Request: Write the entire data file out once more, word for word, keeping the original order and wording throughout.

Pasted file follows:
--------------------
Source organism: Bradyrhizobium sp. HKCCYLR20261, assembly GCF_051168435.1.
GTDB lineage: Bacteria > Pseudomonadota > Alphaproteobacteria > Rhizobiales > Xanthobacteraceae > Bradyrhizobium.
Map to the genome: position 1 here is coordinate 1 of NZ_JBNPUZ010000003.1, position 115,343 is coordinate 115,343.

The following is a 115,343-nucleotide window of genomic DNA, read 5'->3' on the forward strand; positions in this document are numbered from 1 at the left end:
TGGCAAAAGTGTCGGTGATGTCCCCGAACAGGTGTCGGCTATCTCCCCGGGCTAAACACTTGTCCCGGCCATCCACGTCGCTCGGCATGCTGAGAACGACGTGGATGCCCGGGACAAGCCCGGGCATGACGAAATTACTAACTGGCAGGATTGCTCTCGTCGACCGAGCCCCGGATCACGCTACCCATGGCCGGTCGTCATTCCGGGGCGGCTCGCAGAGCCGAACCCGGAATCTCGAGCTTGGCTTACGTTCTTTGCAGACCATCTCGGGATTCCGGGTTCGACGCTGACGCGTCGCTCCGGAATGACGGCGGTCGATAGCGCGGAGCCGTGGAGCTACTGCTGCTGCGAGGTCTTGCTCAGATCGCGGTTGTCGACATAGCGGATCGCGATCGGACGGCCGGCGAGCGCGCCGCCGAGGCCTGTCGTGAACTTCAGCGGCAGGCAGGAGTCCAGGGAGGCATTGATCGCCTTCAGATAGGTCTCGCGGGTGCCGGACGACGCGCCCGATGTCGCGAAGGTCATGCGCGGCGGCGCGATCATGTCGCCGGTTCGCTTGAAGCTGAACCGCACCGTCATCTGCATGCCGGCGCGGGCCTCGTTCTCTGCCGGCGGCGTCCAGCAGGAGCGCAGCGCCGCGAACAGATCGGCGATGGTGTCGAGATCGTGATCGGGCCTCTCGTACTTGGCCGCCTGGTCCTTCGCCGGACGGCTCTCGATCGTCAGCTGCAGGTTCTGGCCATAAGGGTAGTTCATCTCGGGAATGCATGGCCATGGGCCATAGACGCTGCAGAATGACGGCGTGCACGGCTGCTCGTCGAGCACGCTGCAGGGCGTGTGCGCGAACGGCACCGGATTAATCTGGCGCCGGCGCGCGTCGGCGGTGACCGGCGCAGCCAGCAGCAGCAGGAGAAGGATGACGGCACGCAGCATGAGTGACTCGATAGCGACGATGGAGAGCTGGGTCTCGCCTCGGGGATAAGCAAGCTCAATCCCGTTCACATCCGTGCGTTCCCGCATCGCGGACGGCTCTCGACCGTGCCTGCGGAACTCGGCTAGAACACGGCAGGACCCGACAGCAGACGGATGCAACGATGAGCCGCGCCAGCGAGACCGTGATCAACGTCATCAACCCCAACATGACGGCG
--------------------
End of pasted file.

Source organism: Bradyrhizobium sp. HKCCYLR20261, assembly GCF_051168435.1.
GTDB lineage: Bacteria > Pseudomonadota > Alphaproteobacteria > Rhizobiales > Xanthobacteraceae > Bradyrhizobium.
Map to the genome: position 1 here is coordinate 1 of NZ_JBNPUZ010000003.1, position 115,343 is coordinate 115,343.

The following is a 115,343-nucleotide window of genomic DNA, read 5'->3' on the forward strand; positions in this document are numbered from 1 at the left end:
TGGCAAAAGTGTCGGTGATGTCCCCGAACAGGTGTCGGCTATCTCCCCGGGCTAAACACTTGTCCCGGCCATCCACGTCGCTCGGCATGCTGAGAACGACGTGGATGCCCGGGACAAGCCCGGGCATGACGAAATTACTAACTGGCAGGATTGCTCTCGTCGACCGAGCCCCGGATCACGCTACCCATGGCCGGTCGTCATTCCGGGGCGGCTCGCAGAGCCGAACCCGGAATCTCGAGCTTGGCTTACGTTCTTTGCAGACCATCTCGGGATTCCGGGTTCGACGCTGACGCGTCGCTCCGGAATGACGGCGGTCGATAGCGCGGAGCCGTGGAGCTACTGCTGCTGCGAGGTCTTGCTCAGATCGCGGTTGTCGACATAGCGGATCGCGATCGGACGGCCGGCGAGCGCGCCGCCGAGGCCTGTCGTGAACTTCAGCGGCAGGCAGGAGTCCAGGGAGGCATTGATCGCCTTCAGATAGGTCTCGCGGGTGCCGGACGACGCGCCCGATGTCGCGAAGGTCATGCGCGGCGGCGCGATCATGTCGCCGGTTCGCTTGAAGCTGAACCGCACCGTCATCTGCATGCCGGCGCGGGCCTCGTTCTCTGCCGGCGGCGTCCAGCAGGAGCGCAGCGCCGCGAACAGATCGGCGATGGTGTCGAGATCGTGATCGGGCCTCTCGTACTTGGCCGCCTGGTCCTTCGCCGGACGGCTCTCGATCGTCAGCTGCAGGTTCTGGCCATAAGGGTAGTTCATCTCGGGAATGCATGGCCATGGGCCATAGACGCTGCAGAATGACGGCGTGCACGGCTGCTCGTCGAGCACGCTGCAGGGCGTGTGCGCGAACGGCACCGGATTAATCTGGCGCCGGCGCGCGTCGGCGGTGACCGGCGCAGCCAGCAGCAGCAGGAGAAGGATGACGGCACGCAGCATGAGTGACTCGATAGCGACGATGGAGAGCTGGGTCTCGCCTCGGGGATAAGCAAGCTCAATCCCGTTCACATCCGTGCGTTCCCGCATCGCGGACGGCTCTCGACCGTGCCTGCGGAACTCGGCTAGAACACGGCAGGACCCGACAGCAGACGGATGCAACGATGAGCCGCGCCAGCGAGACCGTGATCAACGTCATCAACCCCAACATGACGGCG